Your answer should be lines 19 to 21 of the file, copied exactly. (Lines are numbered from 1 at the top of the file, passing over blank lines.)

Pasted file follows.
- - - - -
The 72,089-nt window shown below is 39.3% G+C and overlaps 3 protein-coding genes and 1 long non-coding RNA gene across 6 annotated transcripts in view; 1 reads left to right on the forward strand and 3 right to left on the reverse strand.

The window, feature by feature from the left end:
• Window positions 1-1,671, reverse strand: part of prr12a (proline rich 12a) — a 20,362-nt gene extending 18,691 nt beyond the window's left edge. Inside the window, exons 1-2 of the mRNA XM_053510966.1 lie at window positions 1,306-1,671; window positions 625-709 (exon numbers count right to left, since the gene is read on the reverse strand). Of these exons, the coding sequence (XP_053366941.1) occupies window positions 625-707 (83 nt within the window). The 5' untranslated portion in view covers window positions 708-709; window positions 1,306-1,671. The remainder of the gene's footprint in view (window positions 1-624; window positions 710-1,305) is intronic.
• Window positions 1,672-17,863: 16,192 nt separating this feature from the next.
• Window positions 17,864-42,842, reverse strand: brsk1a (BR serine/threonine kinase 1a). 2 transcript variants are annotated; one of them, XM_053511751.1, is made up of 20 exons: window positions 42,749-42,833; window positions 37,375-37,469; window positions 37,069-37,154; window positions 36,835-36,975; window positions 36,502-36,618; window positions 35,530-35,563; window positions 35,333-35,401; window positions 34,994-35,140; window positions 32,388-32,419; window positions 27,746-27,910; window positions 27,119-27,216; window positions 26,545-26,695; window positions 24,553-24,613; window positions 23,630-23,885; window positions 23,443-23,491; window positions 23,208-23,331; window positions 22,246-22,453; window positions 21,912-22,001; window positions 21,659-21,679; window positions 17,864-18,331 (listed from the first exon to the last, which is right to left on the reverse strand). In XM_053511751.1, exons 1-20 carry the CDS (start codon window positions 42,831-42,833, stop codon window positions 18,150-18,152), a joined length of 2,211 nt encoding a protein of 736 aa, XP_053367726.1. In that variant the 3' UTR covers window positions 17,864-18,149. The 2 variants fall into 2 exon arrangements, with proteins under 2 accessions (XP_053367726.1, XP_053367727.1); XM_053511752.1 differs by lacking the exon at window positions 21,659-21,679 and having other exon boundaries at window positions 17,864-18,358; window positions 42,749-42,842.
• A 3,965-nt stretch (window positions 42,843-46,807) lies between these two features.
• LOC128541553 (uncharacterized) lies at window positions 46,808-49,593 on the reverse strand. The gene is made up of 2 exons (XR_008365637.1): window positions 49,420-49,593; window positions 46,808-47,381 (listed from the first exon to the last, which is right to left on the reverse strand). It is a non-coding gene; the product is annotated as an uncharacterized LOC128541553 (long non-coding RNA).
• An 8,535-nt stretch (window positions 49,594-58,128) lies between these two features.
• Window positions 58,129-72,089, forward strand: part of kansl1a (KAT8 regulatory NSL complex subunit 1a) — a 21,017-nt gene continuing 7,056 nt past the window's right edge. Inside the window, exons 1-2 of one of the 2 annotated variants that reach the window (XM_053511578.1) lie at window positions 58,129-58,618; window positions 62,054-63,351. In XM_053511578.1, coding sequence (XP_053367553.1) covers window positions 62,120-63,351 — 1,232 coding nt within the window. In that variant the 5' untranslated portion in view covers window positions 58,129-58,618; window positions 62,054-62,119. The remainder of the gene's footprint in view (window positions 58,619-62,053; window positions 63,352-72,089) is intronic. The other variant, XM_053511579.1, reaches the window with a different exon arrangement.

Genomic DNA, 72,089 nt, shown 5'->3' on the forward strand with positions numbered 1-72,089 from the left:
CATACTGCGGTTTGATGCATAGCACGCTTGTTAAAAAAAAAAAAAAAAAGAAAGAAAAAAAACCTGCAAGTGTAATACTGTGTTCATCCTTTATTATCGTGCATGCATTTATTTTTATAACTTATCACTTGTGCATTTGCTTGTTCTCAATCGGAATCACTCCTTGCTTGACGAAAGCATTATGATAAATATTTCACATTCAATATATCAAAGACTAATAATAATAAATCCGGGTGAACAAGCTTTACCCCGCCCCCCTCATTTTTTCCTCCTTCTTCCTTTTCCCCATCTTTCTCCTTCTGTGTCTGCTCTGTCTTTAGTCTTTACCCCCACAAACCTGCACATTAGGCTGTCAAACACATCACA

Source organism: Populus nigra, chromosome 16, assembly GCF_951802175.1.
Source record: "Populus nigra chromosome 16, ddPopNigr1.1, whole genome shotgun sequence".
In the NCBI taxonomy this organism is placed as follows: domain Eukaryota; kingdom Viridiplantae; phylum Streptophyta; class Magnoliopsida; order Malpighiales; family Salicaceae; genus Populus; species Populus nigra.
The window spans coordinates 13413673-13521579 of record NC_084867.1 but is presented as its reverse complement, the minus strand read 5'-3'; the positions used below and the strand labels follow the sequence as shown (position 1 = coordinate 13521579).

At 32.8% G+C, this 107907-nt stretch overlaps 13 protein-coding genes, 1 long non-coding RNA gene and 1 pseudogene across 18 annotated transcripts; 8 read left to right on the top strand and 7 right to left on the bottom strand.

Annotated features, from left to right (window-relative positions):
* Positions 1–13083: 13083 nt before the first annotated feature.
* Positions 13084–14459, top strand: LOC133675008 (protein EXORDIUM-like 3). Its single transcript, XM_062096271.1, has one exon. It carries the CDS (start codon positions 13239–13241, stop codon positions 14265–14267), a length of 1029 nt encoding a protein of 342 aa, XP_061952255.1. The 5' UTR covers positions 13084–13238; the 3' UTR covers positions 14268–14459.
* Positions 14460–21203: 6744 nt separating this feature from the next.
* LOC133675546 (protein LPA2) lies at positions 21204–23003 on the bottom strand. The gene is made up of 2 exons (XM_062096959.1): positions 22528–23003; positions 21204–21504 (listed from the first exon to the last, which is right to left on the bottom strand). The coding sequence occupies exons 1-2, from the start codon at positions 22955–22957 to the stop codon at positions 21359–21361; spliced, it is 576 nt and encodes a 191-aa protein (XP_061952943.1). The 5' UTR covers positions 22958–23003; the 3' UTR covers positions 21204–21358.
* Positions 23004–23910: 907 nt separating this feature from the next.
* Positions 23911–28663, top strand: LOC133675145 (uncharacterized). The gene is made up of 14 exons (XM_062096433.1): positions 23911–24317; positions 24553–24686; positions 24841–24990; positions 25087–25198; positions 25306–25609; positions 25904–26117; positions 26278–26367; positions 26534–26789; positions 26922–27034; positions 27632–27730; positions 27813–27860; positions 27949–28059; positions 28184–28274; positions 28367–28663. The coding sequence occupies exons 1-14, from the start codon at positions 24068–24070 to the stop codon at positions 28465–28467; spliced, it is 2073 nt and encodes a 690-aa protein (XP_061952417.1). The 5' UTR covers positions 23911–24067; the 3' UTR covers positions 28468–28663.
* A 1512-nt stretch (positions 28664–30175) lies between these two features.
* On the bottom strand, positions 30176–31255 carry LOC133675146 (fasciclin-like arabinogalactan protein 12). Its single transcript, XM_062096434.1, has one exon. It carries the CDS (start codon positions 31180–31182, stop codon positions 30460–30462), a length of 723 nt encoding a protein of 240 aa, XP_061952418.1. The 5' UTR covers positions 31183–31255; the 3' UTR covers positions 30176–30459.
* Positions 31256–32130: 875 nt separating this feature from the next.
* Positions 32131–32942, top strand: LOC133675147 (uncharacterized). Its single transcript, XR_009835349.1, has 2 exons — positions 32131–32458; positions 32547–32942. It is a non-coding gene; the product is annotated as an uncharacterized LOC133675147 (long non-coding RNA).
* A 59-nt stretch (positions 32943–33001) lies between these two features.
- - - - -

* Positions 13084–14459, top strand: LOC133675008 (protein EXORDIUM-like 3). Its single transcript, XM_062096271.1, has one exon. It carries the CDS (start codon positions 13239–13241, stop codon positions 14265–14267), a length of 1029 nt encoding a protein of 342 aa, XP_061952255.1. The 5' UTR covers positions 13084–13238; the 3' UTR covers positions 14268–14459.
* Positions 14460–21203: 6744 nt separating this feature from the next.
* LOC133675546 (protein LPA2) lies at positions 21204–23003 on the bottom strand. The gene is made up of 2 exons (XM_062096959.1): positions 22528–23003; positions 21204–21504 (listed from the first exon to the last, which is right to left on the bottom strand). The coding sequence occupies exons 1-2, from the start codon at positions 22955–22957 to the stop codon at positions 21359–21361; spliced, it is 576 nt and encodes a 191-aa protein (XP_061952943.1). The 5' UTR covers positions 22958–23003; the 3' UTR covers positions 21204–21358.